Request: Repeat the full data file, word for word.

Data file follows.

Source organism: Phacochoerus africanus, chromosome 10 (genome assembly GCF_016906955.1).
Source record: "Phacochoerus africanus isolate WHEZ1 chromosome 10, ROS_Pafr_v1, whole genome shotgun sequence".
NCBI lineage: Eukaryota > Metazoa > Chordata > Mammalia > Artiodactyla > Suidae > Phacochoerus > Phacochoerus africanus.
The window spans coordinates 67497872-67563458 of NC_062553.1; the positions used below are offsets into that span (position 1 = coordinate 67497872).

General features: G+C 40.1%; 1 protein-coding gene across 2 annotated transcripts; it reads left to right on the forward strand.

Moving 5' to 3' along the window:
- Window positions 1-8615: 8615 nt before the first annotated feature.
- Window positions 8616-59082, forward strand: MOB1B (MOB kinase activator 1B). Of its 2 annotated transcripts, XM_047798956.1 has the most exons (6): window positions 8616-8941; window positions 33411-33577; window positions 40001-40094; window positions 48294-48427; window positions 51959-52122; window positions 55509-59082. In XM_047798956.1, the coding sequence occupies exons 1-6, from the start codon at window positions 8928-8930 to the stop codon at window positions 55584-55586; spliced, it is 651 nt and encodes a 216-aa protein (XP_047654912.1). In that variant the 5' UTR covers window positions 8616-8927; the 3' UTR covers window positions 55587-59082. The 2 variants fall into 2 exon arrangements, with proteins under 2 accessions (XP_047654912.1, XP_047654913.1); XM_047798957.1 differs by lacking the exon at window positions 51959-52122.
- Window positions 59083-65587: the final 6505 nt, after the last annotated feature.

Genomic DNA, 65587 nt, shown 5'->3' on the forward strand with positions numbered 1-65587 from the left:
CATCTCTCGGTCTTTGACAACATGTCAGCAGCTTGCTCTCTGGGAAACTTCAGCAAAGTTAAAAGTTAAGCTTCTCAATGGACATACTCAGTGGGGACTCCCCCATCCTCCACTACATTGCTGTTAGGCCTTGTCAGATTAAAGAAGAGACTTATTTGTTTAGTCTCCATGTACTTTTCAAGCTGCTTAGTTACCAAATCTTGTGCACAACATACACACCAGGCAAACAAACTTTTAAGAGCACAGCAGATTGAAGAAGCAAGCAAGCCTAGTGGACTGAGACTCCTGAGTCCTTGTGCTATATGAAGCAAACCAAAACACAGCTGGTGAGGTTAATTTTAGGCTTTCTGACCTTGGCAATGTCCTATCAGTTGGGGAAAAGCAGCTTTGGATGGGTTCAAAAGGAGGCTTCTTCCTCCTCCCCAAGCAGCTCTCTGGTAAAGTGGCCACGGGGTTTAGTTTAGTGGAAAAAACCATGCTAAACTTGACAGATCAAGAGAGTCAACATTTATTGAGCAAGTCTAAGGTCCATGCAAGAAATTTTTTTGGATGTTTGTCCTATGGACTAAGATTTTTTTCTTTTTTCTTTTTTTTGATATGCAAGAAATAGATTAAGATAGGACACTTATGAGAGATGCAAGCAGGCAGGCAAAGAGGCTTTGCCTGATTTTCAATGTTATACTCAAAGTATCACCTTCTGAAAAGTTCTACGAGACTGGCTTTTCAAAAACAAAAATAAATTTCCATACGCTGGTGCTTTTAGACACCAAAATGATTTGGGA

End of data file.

Source organism: Phacochoerus africanus, chromosome 10 (genome assembly GCF_016906955.1).
Source record: "Phacochoerus africanus isolate WHEZ1 chromosome 10, ROS_Pafr_v1, whole genome shotgun sequence".
NCBI lineage: Eukaryota > Metazoa > Chordata > Mammalia > Artiodactyla > Suidae > Phacochoerus > Phacochoerus africanus.
The window spans coordinates 67497872-67563458 of NC_062553.1; the positions used below are offsets into that span (position 1 = coordinate 67497872).

General features: G+C 40.1%; 1 protein-coding gene across 2 annotated transcripts; it reads left to right on the forward strand.

Moving 5' to 3' along the window:
- Window positions 1-8615: 8615 nt before the first annotated feature.
- Window positions 8616-59082, forward strand: MOB1B (MOB kinase activator 1B). Of its 2 annotated transcripts, XM_047798956.1 has the most exons (6): window positions 8616-8941; window positions 33411-33577; window positions 40001-40094; window positions 48294-48427; window positions 51959-52122; window positions 55509-59082. In XM_047798956.1, the coding sequence occupies exons 1-6, from the start codon at window positions 8928-8930 to the stop codon at window positions 55584-55586; spliced, it is 651 nt and encodes a 216-aa protein (XP_047654912.1). In that variant the 5' UTR covers window positions 8616-8927; the 3' UTR covers window positions 55587-59082. The 2 variants fall into 2 exon arrangements, with proteins under 2 accessions (XP_047654912.1, XP_047654913.1); XM_047798957.1 differs by lacking the exon at window positions 51959-52122.
- Window positions 59083-65587: the final 6505 nt, after the last annotated feature.

Genomic DNA, 65587 nt, shown 5'->3' on the forward strand with positions numbered 1-65587 from the left:
CATCTCTCGGTCTTTGACAACATGTCAGCAGCTTGCTCTCTGGGAAACTTCAGCAAAGTTAAAAGTTAAGCTTCTCAATGGACATACTCAGTGGGGACTCCCCCATCCTCCACTACATTGCTGTTAGGCCTTGTCAGATTAAAGAAGAGACTTATTTGTTTAGTCTCCATGTACTTTTCAAGCTGCTTAGTTACCAAATCTTGTGCACAACATACACACCAGGCAAACAAACTTTTAAGAGCACAGCAGATTGAAGAAGCAAGCAAGCCTAGTGGACTGAGACTCCTGAGTCCTTGTGCTATATGAAGCAAACCAAAACACAGCTGGTGAGGTTAATTTTAGGCTTTCTGACCTTGGCAATGTCCTATCAGTTGGGGAAAAGCAGCTTTGGATGGGTTCAAAAGGAGGCTTCTTCCTCCTCCCCAAGCAGCTCTCTGGTAAAGTGGCCACGGGGTTTAGTTTAGTGGAAAAAACCATGCTAAACTTGACAGATCAAGAGAGTCAACATTTATTGAGCAAGTCTAAGGTCCATGCAAGAAATTTTTTTGGATGTTTGTCCTATGGACTAAGATTTTTTTCTTTTTTCTTTTTTTTGATATGCAAGAAATAGATTAAGATAGGACACTTATGAGAGATGCAAGCAGGCAGGCAAAGAGGCTTTGCCTGATTTTCAATGTTATACTCAAAGTATCACCTTCTGAAAAGTTCTACGAGACTGGCTTTTCAAAAACAAAAATAAATTTCCATACGCTGGTGCTTTTAGACACCAAAATGATTTGGGA